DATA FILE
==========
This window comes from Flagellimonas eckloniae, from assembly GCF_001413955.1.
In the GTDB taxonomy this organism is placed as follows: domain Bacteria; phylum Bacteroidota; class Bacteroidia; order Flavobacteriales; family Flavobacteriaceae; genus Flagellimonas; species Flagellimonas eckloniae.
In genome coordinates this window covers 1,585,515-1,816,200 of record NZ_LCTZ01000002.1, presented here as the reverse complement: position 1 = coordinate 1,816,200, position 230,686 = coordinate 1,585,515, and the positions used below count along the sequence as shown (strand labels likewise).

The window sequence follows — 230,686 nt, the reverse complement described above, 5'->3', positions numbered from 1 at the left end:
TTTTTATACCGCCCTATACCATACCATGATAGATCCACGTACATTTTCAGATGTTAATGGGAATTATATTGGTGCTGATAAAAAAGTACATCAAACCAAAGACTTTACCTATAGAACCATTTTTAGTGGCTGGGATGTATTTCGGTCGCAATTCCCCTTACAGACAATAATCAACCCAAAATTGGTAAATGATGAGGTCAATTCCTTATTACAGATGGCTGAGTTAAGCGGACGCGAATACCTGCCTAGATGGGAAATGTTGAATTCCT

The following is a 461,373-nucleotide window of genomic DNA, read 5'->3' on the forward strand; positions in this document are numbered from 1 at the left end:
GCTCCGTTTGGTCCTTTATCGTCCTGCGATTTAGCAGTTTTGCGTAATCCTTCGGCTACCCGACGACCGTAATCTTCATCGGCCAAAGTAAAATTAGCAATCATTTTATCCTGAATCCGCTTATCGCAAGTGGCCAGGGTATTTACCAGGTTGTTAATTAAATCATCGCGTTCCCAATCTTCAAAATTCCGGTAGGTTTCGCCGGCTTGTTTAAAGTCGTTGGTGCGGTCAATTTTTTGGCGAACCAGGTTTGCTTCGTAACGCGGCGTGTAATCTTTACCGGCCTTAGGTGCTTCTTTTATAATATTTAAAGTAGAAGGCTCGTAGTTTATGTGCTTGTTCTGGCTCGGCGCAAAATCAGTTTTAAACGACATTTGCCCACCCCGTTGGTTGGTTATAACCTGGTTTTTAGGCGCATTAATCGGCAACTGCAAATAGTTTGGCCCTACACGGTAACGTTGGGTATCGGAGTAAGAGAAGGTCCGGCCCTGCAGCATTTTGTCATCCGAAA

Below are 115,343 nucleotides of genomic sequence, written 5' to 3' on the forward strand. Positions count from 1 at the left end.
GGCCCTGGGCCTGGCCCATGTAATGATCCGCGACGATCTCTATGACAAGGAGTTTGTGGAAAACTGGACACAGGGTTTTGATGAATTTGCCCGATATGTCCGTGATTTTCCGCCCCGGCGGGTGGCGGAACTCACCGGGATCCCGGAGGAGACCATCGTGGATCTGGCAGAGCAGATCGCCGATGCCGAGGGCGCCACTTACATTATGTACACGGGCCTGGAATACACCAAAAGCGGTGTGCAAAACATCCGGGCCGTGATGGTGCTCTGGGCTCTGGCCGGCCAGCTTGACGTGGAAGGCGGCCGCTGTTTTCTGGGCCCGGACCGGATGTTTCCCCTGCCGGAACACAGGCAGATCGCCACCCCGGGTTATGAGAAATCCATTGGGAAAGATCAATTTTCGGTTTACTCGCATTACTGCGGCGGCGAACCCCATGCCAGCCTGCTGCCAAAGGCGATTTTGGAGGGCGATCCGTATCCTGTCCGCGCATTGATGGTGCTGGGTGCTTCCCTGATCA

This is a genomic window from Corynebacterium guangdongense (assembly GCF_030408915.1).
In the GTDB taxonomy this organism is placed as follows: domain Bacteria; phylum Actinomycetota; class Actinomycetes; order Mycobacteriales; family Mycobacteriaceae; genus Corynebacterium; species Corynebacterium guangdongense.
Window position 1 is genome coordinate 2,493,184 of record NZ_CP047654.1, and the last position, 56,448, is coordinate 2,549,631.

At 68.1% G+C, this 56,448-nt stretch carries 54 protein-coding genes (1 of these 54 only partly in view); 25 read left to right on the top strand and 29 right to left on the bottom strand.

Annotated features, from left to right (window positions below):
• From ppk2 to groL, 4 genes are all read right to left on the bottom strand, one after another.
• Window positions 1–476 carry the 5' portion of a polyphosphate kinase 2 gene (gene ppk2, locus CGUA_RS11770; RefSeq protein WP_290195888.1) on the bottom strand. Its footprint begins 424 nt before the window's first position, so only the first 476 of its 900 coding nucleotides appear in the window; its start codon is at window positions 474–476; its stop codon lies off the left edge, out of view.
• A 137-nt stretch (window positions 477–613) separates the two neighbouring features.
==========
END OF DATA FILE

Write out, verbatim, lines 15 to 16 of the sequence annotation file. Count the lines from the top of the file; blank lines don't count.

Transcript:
• From ppk2 to groL, 4 genes are all read right to left on the bottom strand, one after another.
• Window positions 1–476 carry the 5' portion of a polyphosphate kinase 2 gene (gene ppk2, locus CGUA_RS11770; RefSeq protein WP_290195888.1) on the bottom strand. Its footprint begins 424 nt before the window's first position, so only the first 476 of its 900 coding nucleotides appear in the window; its start codon is at window positions 474–476; its stop codon lies off the left edge, out of view.